Goh emphasised the need for a “truly independent person” to be a check on the government, while Mr Shanmugaratnam was referred to by the Prime Minister as having an “independence of mind”. Mr Tan has said he would like to advocate for various public policy positions.

The President is above partisan politics; a national unifier, a figure who represents the nation to those outside it. Indeed, former cabinet ministers and certain public sector and judiciary figures automatically qualify as candidates for the Presidency, suggesting that those who were part of the establishment, government and governing party are considered appropriate candidates, as are those from the highest levels of corporate Singapore.

The important question is whether a President’s previous affiliations whatever they may be, and character, help or hinder his or her independent decision-making in areas with discretionary power. This judgement lies with voters.

They must assess a candidate’s own political literacy in recognising the authority of other duly-elected leaders in Parliament representing the people’s mandate, from which the Cabinet is formed too. This will allow for the smooth-running of the governance system.

The President operates within policy frameworks set up by that duly-elected government while advancing the country’s interests in the other ceremonial and community roles. The President works with the Council of Presidential Advisers (CPA) especially concerning the power to veto national reserves spending and senior appointments in the public, legal, judicial, and defence services.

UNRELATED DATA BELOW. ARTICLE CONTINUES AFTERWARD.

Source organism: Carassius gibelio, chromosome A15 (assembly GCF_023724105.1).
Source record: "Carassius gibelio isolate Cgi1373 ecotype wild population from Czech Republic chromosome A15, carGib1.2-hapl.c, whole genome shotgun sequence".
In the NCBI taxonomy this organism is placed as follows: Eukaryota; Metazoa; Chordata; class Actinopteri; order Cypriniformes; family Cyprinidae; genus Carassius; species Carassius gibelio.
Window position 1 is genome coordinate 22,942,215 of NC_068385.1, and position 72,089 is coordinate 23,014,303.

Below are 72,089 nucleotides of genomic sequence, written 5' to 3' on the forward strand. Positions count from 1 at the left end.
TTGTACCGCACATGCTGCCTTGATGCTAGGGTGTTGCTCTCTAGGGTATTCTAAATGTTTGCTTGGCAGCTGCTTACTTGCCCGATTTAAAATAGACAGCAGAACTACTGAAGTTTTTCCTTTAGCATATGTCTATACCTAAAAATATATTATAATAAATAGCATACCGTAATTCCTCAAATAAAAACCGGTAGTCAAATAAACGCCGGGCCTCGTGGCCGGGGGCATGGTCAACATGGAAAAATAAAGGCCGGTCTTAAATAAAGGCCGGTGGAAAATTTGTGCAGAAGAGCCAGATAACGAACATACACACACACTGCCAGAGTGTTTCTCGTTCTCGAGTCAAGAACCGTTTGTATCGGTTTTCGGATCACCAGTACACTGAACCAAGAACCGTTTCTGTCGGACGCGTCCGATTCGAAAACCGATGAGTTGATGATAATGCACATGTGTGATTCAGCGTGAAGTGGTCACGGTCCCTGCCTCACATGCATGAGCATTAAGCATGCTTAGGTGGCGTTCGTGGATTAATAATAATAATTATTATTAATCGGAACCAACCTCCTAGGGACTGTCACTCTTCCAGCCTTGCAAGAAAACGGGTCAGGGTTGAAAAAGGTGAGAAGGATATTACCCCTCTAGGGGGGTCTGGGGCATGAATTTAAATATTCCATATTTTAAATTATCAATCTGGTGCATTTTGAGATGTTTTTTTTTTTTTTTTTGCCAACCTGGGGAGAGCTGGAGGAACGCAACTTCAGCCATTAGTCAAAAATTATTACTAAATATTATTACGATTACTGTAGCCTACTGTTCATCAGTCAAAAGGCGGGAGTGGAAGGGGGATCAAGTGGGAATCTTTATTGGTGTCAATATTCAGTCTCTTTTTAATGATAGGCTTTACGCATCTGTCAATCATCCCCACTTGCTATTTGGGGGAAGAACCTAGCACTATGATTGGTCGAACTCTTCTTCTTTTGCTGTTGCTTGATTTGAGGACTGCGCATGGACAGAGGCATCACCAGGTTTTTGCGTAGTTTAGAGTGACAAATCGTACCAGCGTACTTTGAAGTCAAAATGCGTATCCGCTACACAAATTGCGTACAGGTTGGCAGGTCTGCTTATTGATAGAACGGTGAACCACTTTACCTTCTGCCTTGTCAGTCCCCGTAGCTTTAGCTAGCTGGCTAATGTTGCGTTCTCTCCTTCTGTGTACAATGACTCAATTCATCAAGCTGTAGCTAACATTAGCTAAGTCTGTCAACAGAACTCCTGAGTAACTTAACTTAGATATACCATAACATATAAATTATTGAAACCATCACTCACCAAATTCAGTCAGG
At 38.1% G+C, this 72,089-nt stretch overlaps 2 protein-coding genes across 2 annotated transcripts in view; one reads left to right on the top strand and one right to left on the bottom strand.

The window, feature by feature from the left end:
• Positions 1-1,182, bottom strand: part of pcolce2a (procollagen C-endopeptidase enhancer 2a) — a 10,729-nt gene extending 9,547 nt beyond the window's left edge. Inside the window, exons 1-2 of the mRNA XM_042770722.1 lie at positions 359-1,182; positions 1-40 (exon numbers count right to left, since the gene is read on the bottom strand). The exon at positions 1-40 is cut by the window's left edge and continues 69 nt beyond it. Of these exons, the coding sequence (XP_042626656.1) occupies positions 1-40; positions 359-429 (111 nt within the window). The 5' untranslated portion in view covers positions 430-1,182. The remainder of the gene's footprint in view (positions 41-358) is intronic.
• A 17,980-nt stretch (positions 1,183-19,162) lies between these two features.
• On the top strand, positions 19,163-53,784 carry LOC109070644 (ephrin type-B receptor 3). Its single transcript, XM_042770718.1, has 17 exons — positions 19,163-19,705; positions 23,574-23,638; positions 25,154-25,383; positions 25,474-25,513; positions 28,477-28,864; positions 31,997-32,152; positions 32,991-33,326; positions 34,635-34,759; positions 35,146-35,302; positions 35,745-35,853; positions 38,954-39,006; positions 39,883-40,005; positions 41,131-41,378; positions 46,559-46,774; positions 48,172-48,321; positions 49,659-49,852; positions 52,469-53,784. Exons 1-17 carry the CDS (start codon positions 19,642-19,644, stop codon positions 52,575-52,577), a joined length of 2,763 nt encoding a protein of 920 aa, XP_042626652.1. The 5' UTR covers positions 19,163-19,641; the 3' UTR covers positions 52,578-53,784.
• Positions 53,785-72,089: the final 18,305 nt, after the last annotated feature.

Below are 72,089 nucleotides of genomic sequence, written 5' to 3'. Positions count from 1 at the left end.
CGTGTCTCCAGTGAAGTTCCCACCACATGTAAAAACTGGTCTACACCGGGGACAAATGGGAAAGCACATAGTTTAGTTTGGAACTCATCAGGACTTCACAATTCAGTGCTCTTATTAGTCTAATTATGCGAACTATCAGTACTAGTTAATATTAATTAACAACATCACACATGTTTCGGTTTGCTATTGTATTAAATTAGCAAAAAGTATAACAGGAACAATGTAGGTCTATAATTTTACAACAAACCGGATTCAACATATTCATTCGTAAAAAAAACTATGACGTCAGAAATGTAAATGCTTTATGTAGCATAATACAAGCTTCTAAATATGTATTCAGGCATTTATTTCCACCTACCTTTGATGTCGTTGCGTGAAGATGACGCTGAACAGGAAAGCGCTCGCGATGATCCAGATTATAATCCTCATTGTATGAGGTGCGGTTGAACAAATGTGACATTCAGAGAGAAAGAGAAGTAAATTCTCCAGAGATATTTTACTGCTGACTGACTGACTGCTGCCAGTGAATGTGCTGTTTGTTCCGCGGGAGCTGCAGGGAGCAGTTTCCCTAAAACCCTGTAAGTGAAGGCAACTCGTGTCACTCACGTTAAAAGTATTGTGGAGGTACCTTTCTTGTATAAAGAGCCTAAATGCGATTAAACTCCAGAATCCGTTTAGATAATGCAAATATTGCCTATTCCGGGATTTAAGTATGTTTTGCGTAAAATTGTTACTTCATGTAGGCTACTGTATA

Prospective candidates must resist overstating the President’s powers; portraying themselves as influential and independent figures capable of effecting significant policy change as it lies outside the office’s scope. This could mislead voters, create unrealistic expectations, and unnecessarily undermine the legitimacy of the office.

Reasons for the Deficits

Why do these disjuncts in understanding exist, such as knowing the role of the President but not knowing his or her relationship with Cabinet and Parliament?

There could be at least three reasons: First, during the institution’s genesis, the emphasis was on the President being a “check” on a “rogue government” that might want to squander the national reserves. This office was, however, not intended as a counterforce to the duly-elected government on other policy matters.

Second, the Singaporean institution is unique, with our President having five important custodial powers. This is unlike the constitutional monarch of the United Kingdom who acts on the government’s advice, and also unlike the President of the United States who is elected to position, and heads the Executive branch with significant policymaking role within the country’s Federal system.